Well, that all sounded very impressive to me.  In fact, the next day at work I mentioned the mural to Mary Warner.  She thought I should write a story for our news feed “Skimming the Cream”.  After writing my first draft, and keeping it at a minimum of words, she said “I’ve decided to use this in the newsletter, so now you can expand your story”.  Now that scared me more than a little bit, especially when she suggested I call Cathy Van Rissenghem and tell her I was interested in the history of the mural.  Oh no, Mary wants me to call the Mayor.  After that shock, I got on the phone and talked with the mayor’s assistant and she promptly put me through to Cathy.  During our conversation, she told me she would have “Frank” call me, and he did that very same day.   I told Mary I was talking with Frank Gosiak and he told me he is Cathy Van Rissenghem’s brother.  Mary looked at me with that smile and said “Uh huh”.  She is so good at letting people find out things for themselves.  Frank told me approximately when he finished painting the mural and I researched the newspaper to get the following details:

“The mural is actually a repainting of, and addition to, the advertisement for Navy Blue Tobacco, located on the west side of the Hauer Electric Building on 1st Avenue SE.  The idea conceived was to turn the fading ad into one that would be anti-smoking.  The original painting was done by Pete Lind.  It was completed on December 17, 1906, when the temperature was minus 17 degrees.  I wondered how the paint would hold at that low temperature, related Frank Gosiak.  Then, I learned they had put up a false wall next to the wall and heated that space in between.  You can still see the metal rods coming out of the building’s side that held the false wall.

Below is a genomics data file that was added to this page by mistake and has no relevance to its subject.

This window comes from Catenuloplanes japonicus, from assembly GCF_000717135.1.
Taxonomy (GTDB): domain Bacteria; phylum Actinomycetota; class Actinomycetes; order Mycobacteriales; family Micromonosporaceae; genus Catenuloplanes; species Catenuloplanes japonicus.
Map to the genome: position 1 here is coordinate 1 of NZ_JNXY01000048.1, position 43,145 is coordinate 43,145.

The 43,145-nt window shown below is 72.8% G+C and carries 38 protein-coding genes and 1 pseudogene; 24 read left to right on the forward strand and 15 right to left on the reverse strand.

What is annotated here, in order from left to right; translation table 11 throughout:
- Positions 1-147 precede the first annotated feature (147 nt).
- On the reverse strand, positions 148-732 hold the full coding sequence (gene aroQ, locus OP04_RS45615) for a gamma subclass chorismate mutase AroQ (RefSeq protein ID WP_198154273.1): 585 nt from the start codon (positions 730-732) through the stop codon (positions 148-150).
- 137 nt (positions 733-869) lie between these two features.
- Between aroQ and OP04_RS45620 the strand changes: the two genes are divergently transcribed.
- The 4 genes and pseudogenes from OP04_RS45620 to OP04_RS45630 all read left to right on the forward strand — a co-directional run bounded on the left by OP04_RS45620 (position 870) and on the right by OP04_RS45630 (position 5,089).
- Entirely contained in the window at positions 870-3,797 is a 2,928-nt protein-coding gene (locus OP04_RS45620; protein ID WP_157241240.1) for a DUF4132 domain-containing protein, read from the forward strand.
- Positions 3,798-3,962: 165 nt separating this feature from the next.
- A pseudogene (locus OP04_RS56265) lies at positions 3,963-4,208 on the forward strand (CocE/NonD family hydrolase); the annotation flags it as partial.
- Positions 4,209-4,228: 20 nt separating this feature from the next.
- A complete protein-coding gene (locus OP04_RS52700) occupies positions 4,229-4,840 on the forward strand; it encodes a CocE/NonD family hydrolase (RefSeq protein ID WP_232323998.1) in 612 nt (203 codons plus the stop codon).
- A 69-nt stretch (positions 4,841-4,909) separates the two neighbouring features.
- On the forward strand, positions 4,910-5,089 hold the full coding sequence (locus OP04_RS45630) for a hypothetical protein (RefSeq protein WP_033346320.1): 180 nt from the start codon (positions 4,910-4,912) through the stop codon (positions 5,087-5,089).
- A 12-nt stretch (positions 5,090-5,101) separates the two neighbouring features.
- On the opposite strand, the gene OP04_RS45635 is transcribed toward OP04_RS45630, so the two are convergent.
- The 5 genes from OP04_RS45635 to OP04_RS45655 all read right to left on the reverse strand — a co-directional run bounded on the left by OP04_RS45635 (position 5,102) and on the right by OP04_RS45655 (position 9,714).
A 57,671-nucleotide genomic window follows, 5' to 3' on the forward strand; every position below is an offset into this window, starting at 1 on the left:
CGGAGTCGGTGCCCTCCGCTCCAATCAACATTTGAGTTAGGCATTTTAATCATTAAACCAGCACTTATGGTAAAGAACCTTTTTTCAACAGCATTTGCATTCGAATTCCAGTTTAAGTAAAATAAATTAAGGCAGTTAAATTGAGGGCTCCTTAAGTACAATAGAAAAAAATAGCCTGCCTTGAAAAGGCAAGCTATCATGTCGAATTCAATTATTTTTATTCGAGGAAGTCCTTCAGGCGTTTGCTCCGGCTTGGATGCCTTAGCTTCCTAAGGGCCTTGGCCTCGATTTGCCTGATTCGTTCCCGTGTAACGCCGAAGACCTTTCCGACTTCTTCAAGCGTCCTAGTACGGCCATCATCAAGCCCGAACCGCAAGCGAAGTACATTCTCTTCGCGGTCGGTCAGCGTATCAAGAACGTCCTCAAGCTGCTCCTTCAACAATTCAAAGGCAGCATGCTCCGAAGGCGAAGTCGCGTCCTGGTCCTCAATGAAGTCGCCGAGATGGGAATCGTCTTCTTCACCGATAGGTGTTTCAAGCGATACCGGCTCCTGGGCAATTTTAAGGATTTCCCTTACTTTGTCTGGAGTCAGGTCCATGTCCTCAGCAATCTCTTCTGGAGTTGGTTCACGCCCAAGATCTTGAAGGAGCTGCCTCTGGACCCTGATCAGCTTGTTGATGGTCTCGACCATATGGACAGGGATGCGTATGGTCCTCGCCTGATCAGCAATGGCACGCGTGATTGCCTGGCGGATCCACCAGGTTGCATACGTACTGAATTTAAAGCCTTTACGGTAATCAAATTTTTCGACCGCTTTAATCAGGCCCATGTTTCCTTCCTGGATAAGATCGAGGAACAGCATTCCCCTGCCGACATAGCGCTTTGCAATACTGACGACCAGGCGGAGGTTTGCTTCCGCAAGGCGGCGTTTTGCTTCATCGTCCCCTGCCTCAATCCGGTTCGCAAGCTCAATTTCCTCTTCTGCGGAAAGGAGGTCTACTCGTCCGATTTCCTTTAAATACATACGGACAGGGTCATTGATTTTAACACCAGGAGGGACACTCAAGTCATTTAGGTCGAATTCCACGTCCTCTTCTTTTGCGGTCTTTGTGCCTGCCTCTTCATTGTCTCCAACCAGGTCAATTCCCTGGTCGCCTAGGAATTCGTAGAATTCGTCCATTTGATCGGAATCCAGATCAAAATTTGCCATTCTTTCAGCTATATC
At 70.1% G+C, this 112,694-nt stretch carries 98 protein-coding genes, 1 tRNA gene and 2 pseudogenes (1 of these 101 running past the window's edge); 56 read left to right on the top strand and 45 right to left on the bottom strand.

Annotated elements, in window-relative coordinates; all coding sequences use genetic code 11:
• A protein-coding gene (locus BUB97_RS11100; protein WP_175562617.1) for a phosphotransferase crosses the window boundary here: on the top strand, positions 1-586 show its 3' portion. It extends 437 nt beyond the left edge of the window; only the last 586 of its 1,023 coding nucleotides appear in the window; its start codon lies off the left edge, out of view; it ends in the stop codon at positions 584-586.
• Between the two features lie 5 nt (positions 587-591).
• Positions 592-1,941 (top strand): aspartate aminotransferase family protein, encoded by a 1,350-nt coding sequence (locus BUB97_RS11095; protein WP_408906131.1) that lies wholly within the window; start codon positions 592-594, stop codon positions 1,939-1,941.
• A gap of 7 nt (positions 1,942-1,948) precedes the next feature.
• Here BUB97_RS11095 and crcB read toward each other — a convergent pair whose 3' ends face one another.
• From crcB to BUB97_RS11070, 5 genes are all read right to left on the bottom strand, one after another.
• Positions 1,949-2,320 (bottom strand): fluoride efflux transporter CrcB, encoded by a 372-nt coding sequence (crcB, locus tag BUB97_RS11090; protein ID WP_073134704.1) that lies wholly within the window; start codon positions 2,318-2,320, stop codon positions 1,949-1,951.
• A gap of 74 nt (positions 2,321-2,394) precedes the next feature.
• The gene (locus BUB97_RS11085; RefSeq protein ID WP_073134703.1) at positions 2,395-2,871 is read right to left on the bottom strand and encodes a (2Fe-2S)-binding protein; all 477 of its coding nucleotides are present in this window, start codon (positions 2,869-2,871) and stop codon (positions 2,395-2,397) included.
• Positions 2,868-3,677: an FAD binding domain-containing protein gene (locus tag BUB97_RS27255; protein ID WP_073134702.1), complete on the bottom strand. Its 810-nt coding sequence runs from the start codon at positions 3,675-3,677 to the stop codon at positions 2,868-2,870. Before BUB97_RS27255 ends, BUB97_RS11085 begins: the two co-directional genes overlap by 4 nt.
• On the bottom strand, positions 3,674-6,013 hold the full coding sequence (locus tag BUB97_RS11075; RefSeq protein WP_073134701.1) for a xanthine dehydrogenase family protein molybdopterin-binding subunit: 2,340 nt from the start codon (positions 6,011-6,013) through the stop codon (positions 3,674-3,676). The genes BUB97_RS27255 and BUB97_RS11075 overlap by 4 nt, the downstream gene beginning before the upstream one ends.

Gosiak was hired by the Freshwater Education District to spearhead the current project.  The district also accepted the cost for all the necessary materials.  Rural MN CEP paid the wages of the 11 students who helped with the project.  In addition to doing much of the actual painting of the mural, the students also did research on the area and ad, designed the addition, power washed the wall, put on the primer and did some landscaping.  They will be given credit for their work from the high school.
The addition includes a cemetery with tombstones. These have 10 year increments which will soon have the number of smoke-related deaths added on.  The last panel also includes a pack of tobacco going up in smoke.  Numerous individuals can be picked out in the smoke.  A book added to the original ad gives the names of those who did the update, as well as the date it was completed and the temperature of the day–August 4, 2000, 87 degrees above.  It did get hot, said Gosiak.” (Morrison County Record, August 13, 2000, “City’s newest mural makes a statement”)